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David Norberto “Davy” Luna was born on May 12, 1997 to David and Jeanne Luna in Phoenix, Arizona.  On October 13, 2002, Davy’s life on earth ended at the age of five and he began his new journey with our Father in heaven.

On the surface Davy was like many kids his age.  He loved to ride his bike, drive his motorized truck, golf, ride his skateboard and imitate his brothers Emilio and Dominic.  We noticed right away that Davy would excel at anything he did.  At the age of four he learned to ride his bike without training wheels the first time he tried it and was skateboarding even sooner.  Davy would attempt a stunt on his bike or skate board and yell out, “Yeah Baby!”  Many would credit this to him having older siblings, but it was much more than that.  He wanted to be better than his brothers and fear was not in his vocabulary.  Perhaps this is why he was chosen to look over us and keep us safe. 

Davy would strike up a conversation with anyone that would listen and he had plenty to say.  He would always say “I want to talk”.  Sometimes he would even carry on a conversation with a stuffed animal and bring it to bed with him (which happened to be in Dad and Mom’s bed.)  He called his stuffed toys his “friends.”  Davy had another friend, our Shar Pei puppy, Ginger.  She joined the family when she was just a baby and she had lots of wrinkles.  Davy harassed her constantly, but she never left his side and she certainly did some harassing of her own.  If she wasn’t biting him, she was stealing his clothes and running away from him.  After Davy was gone a strange sadness came over Ginger, and at times it seems like she still looks for him.  When she doesn’t find him, she comes into the living room and lies down as if waiting for him to arrive.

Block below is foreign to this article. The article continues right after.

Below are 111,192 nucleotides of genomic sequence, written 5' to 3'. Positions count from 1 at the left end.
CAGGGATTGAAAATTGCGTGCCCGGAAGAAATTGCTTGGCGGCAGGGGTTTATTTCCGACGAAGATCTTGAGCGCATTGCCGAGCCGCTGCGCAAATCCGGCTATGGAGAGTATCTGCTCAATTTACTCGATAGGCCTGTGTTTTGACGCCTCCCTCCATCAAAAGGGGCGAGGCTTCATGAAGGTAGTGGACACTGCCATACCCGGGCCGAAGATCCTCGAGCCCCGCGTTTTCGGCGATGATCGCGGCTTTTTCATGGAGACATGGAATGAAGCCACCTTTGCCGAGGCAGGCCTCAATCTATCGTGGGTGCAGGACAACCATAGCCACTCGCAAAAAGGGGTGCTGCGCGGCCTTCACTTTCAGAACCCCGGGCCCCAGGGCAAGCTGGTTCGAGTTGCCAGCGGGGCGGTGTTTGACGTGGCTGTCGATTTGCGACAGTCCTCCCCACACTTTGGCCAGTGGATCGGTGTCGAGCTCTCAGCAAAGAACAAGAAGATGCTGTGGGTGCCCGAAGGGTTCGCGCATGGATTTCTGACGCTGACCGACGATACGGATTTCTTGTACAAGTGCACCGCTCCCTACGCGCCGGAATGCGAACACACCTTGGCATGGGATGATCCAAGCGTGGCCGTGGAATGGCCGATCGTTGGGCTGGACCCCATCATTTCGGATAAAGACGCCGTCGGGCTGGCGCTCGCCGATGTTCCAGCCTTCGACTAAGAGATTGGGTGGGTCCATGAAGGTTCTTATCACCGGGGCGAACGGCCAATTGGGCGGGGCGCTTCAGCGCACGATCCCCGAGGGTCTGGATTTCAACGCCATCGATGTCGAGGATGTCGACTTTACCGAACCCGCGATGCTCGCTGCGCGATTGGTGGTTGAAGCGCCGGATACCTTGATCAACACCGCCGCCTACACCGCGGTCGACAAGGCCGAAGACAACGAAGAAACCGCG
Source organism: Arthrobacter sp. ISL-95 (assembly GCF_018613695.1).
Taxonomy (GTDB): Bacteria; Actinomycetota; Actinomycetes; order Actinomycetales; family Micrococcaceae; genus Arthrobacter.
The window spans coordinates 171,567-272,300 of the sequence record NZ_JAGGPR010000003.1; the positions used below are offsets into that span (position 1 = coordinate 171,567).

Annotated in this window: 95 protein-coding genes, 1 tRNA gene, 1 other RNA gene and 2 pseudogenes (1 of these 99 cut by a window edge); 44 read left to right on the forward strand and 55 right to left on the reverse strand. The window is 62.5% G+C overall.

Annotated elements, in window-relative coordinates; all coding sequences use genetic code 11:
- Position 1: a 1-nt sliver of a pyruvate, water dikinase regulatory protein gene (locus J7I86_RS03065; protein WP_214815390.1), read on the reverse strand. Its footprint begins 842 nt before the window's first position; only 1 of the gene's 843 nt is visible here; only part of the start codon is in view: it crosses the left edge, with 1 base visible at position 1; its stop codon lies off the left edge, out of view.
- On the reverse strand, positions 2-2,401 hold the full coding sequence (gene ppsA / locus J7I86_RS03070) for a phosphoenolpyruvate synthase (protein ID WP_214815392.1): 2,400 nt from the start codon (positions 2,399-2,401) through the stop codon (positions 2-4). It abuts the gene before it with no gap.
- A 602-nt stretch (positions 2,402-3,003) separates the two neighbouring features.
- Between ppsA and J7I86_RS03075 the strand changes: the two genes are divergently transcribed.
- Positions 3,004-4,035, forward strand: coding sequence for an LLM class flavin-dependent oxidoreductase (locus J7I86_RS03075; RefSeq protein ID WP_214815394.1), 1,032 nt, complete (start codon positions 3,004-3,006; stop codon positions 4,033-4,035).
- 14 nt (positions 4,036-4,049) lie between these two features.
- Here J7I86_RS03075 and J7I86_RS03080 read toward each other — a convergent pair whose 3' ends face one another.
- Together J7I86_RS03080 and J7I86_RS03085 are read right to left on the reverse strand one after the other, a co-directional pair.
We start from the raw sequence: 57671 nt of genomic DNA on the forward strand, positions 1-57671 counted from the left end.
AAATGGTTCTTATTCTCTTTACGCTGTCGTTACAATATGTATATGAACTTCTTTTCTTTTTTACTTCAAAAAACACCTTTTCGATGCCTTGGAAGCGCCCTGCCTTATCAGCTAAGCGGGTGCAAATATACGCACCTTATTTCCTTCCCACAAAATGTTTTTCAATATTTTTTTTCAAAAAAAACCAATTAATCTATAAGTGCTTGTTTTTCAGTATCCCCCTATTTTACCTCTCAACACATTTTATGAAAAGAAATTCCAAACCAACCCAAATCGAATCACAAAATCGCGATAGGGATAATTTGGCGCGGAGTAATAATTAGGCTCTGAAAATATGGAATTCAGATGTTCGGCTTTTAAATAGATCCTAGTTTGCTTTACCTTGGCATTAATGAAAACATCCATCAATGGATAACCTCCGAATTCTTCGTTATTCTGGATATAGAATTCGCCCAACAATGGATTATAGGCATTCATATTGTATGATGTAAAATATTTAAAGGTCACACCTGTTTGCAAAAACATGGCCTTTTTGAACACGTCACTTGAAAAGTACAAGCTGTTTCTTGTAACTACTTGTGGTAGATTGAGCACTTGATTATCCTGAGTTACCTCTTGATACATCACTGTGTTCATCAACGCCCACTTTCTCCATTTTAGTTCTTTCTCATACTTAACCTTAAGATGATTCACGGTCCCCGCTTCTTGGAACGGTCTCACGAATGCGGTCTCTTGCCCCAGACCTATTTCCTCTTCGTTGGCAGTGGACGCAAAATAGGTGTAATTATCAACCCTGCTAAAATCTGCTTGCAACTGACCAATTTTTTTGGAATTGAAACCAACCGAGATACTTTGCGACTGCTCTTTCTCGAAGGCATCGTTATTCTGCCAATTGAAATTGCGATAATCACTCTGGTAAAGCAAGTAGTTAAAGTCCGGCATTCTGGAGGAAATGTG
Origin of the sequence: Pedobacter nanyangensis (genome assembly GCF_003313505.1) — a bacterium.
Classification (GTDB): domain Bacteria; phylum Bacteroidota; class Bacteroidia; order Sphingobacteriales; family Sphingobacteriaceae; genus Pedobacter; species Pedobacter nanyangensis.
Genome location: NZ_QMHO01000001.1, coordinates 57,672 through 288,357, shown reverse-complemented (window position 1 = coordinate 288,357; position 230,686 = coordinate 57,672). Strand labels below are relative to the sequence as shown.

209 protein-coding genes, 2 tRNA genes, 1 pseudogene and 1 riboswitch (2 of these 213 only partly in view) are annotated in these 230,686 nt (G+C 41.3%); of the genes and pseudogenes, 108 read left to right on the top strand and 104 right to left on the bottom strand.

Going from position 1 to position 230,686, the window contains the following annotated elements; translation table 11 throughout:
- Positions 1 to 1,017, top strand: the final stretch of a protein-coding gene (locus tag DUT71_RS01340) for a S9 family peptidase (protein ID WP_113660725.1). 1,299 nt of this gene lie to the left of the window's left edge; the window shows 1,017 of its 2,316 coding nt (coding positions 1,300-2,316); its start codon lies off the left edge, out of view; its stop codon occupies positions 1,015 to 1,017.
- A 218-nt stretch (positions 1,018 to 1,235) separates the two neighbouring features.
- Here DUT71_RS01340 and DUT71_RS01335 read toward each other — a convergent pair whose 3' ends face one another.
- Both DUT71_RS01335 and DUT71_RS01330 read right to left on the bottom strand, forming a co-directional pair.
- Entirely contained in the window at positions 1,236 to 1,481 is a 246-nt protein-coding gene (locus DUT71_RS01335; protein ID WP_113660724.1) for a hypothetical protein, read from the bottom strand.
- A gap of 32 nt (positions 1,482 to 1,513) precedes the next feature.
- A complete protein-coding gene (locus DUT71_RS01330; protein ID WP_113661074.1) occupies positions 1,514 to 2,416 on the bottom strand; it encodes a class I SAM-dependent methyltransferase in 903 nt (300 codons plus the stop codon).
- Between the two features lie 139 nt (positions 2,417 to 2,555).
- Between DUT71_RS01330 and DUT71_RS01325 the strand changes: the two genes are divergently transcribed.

Davy couldn’t wait to go to school.  He attended Legend Springs and his teacher was Ms. Angela Sapp.  Davy didn’t ease into Kindergarten.  Some habits were a thing of the past, like being able to drop his pants and use the restroom without closing the door.  As funny as it may have been to us, we knew some retraining was needed.  Davy’s grandpa, Papoosh, used positive reinforcement by giving him a dime every time he used the bathroom, closed the door, flushed the toilet and washed his hands.  Davy caught onto this and began pretending to use the restroom to earn extra dimes.  He thought he had everyone fooled.  His little bank was filled with dimes or, like he called it, “Cash.”

Davy was as tough as he was lovable.  We will miss his cheesy smiles, daredevil antics, his dramatic renditions of “Volver” or Cher’s “Gypsies, Tramps & Thieves” and especially the joy he brought to the lives of his family and friends.  The impact of Davy’s life cannot be measured by the five short years he was with us.  We loved a lifetimes’ worth and we are forever grateful to have been given him to love.  Still, Davy is most definitely with us, in our hearts.  We miss you so very much, my sweet baby, and we will be together again.

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